Ferguson’s Other Tragedy: School Segregation Still Leaves a Mark in Missouri

Before his tragic death, Michael Brown had just graduated high school and was headed to college -- a path more promising than most of his peers. But Brown’s academic experience was far from perfect, ProPublica’s Nikole Hannah-Jones shares on this week’s podcast. His school was part of the Normandy district, one of the poorest, most segregated and lowest performing in Missouri.


In her latest report, Hannah-Jones takes the story of Ferguson beyond the police shooting and protests after Brown’s death, and investigates St. Louis metro area's history of segregated school districts and how housing discrimination played a major part in paving the racial lines that divide black and white communities even today.

St. Louis has a history of white residents trying to keep black residents out of their neighborhoods through prohibiting home sales and limiting the building of more affordable rental properties in the suburbs. Black families were then unable to move out of urban areas to attain better schooling for their children, Hannah-Jones tells Editor-in-Chief Steve Engelberg.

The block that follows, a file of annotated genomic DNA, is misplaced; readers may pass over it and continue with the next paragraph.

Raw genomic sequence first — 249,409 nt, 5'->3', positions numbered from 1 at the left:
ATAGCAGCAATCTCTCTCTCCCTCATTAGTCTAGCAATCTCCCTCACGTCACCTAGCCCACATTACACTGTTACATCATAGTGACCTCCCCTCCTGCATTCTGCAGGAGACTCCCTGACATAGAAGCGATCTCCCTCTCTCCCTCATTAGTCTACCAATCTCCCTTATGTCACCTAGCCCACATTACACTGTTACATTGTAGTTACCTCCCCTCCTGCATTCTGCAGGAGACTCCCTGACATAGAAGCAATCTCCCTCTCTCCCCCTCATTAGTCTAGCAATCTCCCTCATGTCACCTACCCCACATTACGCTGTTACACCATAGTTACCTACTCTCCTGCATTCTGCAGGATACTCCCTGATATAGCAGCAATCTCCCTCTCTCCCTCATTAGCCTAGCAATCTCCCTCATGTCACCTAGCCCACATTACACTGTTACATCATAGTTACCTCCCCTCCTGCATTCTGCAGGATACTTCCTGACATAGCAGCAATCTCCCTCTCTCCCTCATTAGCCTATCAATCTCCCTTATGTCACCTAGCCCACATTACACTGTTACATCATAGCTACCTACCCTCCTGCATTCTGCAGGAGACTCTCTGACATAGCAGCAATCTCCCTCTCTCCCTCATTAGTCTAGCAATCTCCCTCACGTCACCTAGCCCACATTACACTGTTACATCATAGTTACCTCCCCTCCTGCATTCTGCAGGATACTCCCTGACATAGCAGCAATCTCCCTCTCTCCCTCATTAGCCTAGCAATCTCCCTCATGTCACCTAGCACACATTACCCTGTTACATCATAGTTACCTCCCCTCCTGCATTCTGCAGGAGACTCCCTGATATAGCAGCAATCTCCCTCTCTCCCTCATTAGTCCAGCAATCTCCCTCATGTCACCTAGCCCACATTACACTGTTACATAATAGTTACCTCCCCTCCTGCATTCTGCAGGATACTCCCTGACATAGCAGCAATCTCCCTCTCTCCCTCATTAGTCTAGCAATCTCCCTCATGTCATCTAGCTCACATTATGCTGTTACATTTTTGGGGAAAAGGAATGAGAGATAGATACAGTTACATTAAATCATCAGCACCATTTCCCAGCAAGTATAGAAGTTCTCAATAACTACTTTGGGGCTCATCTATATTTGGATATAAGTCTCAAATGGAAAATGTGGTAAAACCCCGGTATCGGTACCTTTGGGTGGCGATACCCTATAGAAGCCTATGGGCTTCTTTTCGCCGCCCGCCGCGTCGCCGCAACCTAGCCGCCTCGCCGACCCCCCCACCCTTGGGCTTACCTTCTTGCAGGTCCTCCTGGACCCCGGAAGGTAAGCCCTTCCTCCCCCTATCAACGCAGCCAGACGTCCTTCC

Even after the Supreme Court's 1954 decision in Brown v. Board of Education deemed separate schools for black and white students unconstitutional, the 24 school districts in St. Louis remained heavily segregated until a 1983 federal court order launched one of the most successful desegregation programs in the country: black students would ride the bus to the predominantly white suburbs and attend higher-ranking schools.

But it didn’t last, and the desegregation program became voluntary by 1999. Even today, the majority of Missouri’s black students are stuck in lower-ranking schools and just a few are accepted into the busing program or able to transfer to another district.

“We’re not living up to our 1954 promise to integrate kids,” Hannah-Jones says. “As we look at how the demographics of our nation’s schools are changing, we’re at a point where about 50 percent of children in this country are children of color. I think we need to really examine what that means when so many of these kids are going to graduate from inferior schools. If they graduate at all.”

Listen to this podcast on iTunes, SoundCloud or Stitcher. For more on this investigation, you can read Hannah-Jones' full story, and tell us about your experience with segregation.

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